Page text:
Wednesday, May 6, 2009

A Vision to Last 100 Years

Nikki's simulation on the Great Depression a few weeks back helped me appreciate all the more my Aunt Bea's 100 years of living, celebrated this past weekend by 300 friends and family members from all over the US. She was just turning 20 when the Great Depression hit. Her life story via video gave a glimpse of the roaring 20's followed by the crash of the stock market. I truly understand why she has worked so hard and lived so frugally with the constant goal of self improvement and self sufficiency. She succeeded because of a vision she had for the future. She actually had the goal of living for 100 years - in good health - just like her mother did!A book I read on the plane on my way home from the celebration, Tapping Student Effort by Steve Barkley, stresses the importance of helping our students establish their own vision of success. He talks especially about our intentional non-learners. Only by helping them find their strengths or abilities and showing them how just a little effort can multiply that ability can we hope to motivate them. Janet points out our many students who have found their strengths and understand how effort multiplies their abilities. How do we help all of our students find their strengths? By getting to know them and helping them visualize the possibitilies instead of focusing on their weaknesses - by not giving up on them no matter what. Here one of Cynthia's freshman envisions what she will look like at graduation in her cap and gown with diploma in hand 4 years from now. All Cynthia's students were photographed so that they could imagine the possibilities. They carry their planners to every class in order to take the small steps in the right direction. The academic word for the week is appropriately ACHIEVE. Help them achieve by frequently encouraging the use of planners in your classes as a way to set goals and check off those small steps to future success.
Note below (and in past entries) some West teachers who make an effort to know their students and help them visualize the possibilities. Susi models good health and personal fitness as well as a positive outlook for her students and West faculty. You would never know she has had her own personal obstacles to overcome - think pink. t Bobby and Julie Ann work diligently toward grading practices that give students immediate feedback on progress toward mastery of essential learning skills, using the results of those assessments to direct their next steps in lesson preparation. They exemplify teamwork and creative thinking in this effort which they are willing to share with West staff.Pat helps our students in math lab and Algebra I visualize how we use math every day. Karen fosters higher level thinking skills through modeling literacy strategies for students doing research and shares her classroom via video with the faculty. Thanks, Karen. Thanks to our media specialists, Liz, Candy and Talana for tech support and to Josh for making popcorn and Krista for providing helpers and treats. I was sorry to have to miss the show. Click here for a link to the bookmark you received - a pdf file from a website that also provides a wealth of other graphic organizers. Mary has used these same literacy strategies in a step-by-step version with her ELL's. See Say Something from Anita Archer.Papo strengthens connections between home and school adding support for ELL students.Lisa holds students accountable for attendance, pointing to the correlation between regular attendance and success in school.Nancy converses with her students in German to introduce and practice new vocabulary. Here she models guided reading, instructing her students in small groups through which differentiated learning opportunities are provided daily. Other students practice vocabulary of their choice with Quizlet, a flashcard website which allows classrooms to set up their own personalized sets for familiarization, learning, testing and proficiency.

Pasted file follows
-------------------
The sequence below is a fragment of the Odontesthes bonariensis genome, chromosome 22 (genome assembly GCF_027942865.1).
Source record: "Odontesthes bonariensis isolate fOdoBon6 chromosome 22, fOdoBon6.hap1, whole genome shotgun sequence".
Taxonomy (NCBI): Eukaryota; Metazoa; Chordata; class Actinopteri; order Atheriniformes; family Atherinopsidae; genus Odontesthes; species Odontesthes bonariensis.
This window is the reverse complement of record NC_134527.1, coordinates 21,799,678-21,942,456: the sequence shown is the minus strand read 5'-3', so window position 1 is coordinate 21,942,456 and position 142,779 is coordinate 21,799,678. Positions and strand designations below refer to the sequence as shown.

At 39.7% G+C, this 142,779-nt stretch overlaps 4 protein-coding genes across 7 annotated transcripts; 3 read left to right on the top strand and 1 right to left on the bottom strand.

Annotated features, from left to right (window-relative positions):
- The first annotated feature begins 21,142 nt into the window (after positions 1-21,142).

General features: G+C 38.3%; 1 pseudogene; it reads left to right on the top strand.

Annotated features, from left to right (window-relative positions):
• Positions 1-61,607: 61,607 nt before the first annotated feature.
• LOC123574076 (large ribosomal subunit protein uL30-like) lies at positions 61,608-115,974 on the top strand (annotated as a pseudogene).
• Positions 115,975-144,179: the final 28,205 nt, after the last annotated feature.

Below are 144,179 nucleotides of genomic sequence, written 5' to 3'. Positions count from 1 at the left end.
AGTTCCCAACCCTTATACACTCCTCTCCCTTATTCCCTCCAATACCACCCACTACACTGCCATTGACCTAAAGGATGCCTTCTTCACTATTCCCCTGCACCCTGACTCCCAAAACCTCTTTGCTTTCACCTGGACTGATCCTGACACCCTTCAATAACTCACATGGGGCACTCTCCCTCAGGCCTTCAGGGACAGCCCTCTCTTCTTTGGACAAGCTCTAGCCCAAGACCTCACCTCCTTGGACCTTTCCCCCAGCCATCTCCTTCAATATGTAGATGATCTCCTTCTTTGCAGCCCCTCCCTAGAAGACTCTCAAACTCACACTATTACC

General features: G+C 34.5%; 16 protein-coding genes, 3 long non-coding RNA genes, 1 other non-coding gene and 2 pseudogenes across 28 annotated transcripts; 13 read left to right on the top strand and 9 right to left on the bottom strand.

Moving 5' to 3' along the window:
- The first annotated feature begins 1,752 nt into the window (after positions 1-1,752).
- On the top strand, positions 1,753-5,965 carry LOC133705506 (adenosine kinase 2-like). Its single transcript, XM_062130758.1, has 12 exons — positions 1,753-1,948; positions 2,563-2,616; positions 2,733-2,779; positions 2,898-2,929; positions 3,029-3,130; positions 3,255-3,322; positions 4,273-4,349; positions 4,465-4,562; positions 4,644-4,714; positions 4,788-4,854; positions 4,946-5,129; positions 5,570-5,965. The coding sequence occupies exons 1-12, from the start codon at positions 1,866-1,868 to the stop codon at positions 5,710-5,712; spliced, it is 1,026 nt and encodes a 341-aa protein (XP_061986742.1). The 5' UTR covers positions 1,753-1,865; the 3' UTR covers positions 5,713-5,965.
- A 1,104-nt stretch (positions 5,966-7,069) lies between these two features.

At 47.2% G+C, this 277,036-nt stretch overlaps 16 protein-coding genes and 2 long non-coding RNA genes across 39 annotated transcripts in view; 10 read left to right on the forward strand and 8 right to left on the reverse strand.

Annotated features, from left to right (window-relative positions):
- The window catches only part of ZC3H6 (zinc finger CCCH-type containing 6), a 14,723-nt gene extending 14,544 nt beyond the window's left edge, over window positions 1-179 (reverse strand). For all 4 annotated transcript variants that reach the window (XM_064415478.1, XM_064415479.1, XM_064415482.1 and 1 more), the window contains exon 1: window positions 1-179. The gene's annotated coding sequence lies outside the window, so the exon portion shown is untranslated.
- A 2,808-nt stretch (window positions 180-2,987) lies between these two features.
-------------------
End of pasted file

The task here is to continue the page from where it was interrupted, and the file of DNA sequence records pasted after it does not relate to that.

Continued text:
Steve has students preassess their understanding of the history of life on earth by placing major events along a timeline. Then he presents fossil evidence which helps them adjust their thinking. He motivates students to read more about these ideas with a display of books from his own personal library with names such as Snowball Earth and The Day the Earth Almost Died. He shares his ideas with students but reminds them that there are no definitive answers to this age old question of how life started on earth. Perhaps they will be the ones to discover the answers. Oh, the possibilities. Matt makes his expectations for project-based learning clear through checklists and rubrics. He uses a 5-point grading scale. Ask him about it.
At the May 4 faculty meeting, you marked an observation form while observing Karen use four components of our district literacy model - modeled, shared, guided, and intentional independent reading. My focus for May will be to help you assess your use of these reading components in your classroom. Send me an email. I will get you on my calendar. It won't be quite an fun as attending prom with Jeanette, Jolie, Bryan and Tami, but it may be almost as enlightening. You will discover new strengths and get a better vision of future possibilities. I am only an email away.

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